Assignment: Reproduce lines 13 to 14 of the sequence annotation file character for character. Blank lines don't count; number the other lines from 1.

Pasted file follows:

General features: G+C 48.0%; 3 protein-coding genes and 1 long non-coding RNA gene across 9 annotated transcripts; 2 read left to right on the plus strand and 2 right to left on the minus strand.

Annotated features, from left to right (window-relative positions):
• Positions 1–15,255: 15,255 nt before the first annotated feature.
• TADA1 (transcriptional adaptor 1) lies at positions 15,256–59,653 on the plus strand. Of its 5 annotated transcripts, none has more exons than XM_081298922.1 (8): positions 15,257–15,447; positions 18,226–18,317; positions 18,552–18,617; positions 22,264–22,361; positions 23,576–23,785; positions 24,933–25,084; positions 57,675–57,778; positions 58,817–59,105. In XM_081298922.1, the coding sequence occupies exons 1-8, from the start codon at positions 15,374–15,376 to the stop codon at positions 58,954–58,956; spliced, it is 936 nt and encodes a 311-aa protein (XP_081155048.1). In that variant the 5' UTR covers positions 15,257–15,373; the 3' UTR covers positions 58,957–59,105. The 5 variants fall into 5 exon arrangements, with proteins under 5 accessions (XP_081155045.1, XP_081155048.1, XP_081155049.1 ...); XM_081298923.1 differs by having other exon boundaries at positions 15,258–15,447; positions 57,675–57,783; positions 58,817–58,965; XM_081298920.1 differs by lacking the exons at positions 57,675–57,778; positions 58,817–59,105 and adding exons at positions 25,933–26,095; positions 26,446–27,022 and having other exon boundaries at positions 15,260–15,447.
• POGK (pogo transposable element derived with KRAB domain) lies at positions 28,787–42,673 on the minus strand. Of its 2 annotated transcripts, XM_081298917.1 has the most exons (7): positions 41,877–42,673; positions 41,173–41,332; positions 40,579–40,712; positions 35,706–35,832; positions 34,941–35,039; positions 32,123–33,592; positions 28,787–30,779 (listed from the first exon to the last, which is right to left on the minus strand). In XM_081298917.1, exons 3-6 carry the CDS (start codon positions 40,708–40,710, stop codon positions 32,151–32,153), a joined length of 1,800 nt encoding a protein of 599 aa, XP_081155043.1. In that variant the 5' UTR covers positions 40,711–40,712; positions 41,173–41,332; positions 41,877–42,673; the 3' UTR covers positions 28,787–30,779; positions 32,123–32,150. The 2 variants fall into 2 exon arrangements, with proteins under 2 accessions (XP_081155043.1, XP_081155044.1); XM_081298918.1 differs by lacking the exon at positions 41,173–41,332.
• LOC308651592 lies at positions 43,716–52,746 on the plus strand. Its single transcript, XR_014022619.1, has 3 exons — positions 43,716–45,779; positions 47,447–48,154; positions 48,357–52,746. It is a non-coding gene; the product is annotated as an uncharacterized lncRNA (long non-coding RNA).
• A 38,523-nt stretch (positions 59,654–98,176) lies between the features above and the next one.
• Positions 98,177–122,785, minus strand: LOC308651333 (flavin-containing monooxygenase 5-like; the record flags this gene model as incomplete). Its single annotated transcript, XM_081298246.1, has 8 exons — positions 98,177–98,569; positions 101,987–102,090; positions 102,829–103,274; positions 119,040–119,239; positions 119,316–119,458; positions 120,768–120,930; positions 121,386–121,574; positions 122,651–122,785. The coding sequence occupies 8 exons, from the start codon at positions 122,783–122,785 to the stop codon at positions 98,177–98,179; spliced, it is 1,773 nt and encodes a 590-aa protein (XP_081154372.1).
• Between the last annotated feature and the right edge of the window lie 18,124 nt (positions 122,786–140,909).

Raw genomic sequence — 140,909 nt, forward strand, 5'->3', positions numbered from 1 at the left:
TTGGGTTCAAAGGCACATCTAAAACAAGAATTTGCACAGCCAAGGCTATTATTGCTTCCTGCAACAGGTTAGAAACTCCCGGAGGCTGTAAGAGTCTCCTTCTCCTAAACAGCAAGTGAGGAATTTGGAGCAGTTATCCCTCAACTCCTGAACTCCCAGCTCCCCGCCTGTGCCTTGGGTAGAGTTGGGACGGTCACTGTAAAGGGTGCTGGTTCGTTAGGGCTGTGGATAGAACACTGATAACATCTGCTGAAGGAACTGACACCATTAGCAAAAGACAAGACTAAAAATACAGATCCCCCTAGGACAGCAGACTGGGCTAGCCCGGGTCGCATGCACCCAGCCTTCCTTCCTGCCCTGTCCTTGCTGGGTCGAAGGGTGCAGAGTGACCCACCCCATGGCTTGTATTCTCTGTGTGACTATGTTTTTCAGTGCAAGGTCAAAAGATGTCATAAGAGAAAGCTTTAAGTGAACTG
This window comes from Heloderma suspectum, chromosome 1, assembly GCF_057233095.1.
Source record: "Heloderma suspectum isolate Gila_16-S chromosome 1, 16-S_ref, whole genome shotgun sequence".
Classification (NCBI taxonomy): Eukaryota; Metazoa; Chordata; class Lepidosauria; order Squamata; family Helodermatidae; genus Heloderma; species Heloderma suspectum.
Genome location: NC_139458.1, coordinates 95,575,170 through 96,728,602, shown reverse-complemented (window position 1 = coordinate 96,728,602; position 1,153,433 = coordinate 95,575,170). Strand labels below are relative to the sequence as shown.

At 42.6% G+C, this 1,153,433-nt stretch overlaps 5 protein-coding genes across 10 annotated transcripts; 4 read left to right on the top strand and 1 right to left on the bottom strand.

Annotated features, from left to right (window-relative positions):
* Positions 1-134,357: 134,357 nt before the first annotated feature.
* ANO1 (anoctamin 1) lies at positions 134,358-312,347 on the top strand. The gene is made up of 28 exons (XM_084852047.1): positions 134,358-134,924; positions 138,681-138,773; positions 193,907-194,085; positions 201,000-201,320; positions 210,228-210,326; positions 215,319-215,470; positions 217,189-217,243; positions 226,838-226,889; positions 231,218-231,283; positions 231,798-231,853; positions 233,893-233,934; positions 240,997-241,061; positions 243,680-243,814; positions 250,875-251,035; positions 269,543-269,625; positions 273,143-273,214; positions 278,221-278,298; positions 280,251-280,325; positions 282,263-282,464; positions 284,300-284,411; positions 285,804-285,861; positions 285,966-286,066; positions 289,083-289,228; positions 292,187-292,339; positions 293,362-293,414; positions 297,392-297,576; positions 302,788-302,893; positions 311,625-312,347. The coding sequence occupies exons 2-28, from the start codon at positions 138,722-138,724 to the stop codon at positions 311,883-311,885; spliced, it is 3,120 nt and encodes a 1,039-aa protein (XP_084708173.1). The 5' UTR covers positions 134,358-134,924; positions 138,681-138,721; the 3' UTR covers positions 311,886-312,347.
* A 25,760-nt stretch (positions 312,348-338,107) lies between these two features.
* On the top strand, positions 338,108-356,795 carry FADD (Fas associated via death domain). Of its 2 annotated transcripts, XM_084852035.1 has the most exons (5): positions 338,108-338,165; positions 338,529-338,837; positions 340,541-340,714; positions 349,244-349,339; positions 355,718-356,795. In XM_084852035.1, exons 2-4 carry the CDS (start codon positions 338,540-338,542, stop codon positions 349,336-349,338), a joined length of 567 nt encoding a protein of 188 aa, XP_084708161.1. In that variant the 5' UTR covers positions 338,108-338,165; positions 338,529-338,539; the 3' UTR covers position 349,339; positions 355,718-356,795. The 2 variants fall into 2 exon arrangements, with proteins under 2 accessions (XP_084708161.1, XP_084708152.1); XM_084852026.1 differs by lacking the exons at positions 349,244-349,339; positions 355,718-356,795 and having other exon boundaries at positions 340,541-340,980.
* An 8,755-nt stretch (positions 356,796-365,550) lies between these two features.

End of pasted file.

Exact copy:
Source record: "Heloderma suspectum isolate Gila_16-S chromosome 1, 16-S_ref, whole genome shotgun sequence".
Classification (NCBI taxonomy): Eukaryota; Metazoa; Chordata; class Lepidosauria; order Squamata; family Helodermatidae; genus Heloderma; species Heloderma suspectum.